Do Independent Voters Make American Politics More Polarized?

Author: Erik Fogg
Created: 16 April, 2015
Updated: 15 October, 2022
2 min read

American voters are downright fleeing the Republican and Democratic parties to become independent voters. Since 2008, the portion of Americans who identify as independent has risen steadily, and since 2010 it has continued to break its own record, now clocking in at 43 percent.


But over the same time period, we’ve seen an uninterrupted increase in polarization in the American public, particularly among the dominant two parties. Republicans and Democrats now have far less ideological overlap than at any other point in modern U.S. history:

And more than ever, they actually see the other party as a "threat to the nation’s well-being."


We independents have left (or never joined) the dominant two-party system, in part to stay out of the madness.

But in doing so, I believe we are making the problem worse.

Since 1990, 10 percent of the American public has removed itself from the Republican and Democratic parties. This is a big chunk, given that each of those parties has significantly less than one-third of voters.

If we assume for now that those registering as independent are the least ideologically aligned with the traditional party line, we start to see a dilemma emerge. If independent-minded voters remove themselves from dominant parties, then said parties become an increasingly isolated echo chamber of dogma.

Without fresh perspectives, each party is prone to become more convinced that its own platform is unquestionably correct, and that the other’s is so wrong that it threatens the nation itself. Indeed, both parties are growing less and less moderate over time.

IVP Existence Banner


Because the United States uses “first-past-the-post” as its voting system, only two dominant parties can exist in a stable system. This means that the flight of voters to independent registry cannot spawn a third party unless the voting rules are changed dramatically.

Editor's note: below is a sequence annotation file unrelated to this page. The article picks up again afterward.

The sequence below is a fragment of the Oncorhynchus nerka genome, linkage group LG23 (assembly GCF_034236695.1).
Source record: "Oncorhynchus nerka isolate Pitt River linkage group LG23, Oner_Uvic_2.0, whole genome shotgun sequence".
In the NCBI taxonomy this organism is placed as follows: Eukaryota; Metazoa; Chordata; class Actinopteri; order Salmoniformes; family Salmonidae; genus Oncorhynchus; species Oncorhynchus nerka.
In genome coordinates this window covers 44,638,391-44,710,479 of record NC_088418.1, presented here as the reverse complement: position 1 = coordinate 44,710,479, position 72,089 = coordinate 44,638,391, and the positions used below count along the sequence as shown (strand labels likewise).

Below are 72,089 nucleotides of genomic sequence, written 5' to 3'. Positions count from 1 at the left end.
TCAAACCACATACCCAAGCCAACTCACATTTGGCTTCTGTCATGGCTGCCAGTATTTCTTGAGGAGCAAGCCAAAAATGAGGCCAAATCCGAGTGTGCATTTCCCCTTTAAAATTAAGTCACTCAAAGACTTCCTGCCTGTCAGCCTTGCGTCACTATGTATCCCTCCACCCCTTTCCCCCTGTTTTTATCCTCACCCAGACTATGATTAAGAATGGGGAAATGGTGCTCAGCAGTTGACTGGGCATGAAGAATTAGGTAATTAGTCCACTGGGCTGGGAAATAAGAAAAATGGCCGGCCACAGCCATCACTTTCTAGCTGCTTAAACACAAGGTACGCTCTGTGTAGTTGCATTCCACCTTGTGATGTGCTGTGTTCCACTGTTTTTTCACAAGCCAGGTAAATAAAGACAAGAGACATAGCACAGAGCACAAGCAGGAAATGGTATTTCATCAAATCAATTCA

And if there’s one thing that Republicans and Democrats can agree on, it’s that they’d rather compete with one party than many. So don’t get too excited for that changing any time soon.

Where does this leave the two-party system? In 32 of the 50 states, independents cannot vote in primary elections.

This means that the remaining, ideologically-pure party voters control who runs in the general election. And because independents have left these increasingly extreme parties, extreme hard-liner politicians percolate to the general election. We’re stuck choosing one of them.

Until the rules for voting in either primary or general elections are changed significantly, leaving a party to become independent may only be leading to further extremism in American politics. It’s a sobering thought, but hopefully it's a call to action to lobby our own state legislatures to ensure we can vote in party primary elections.

It would be a start.

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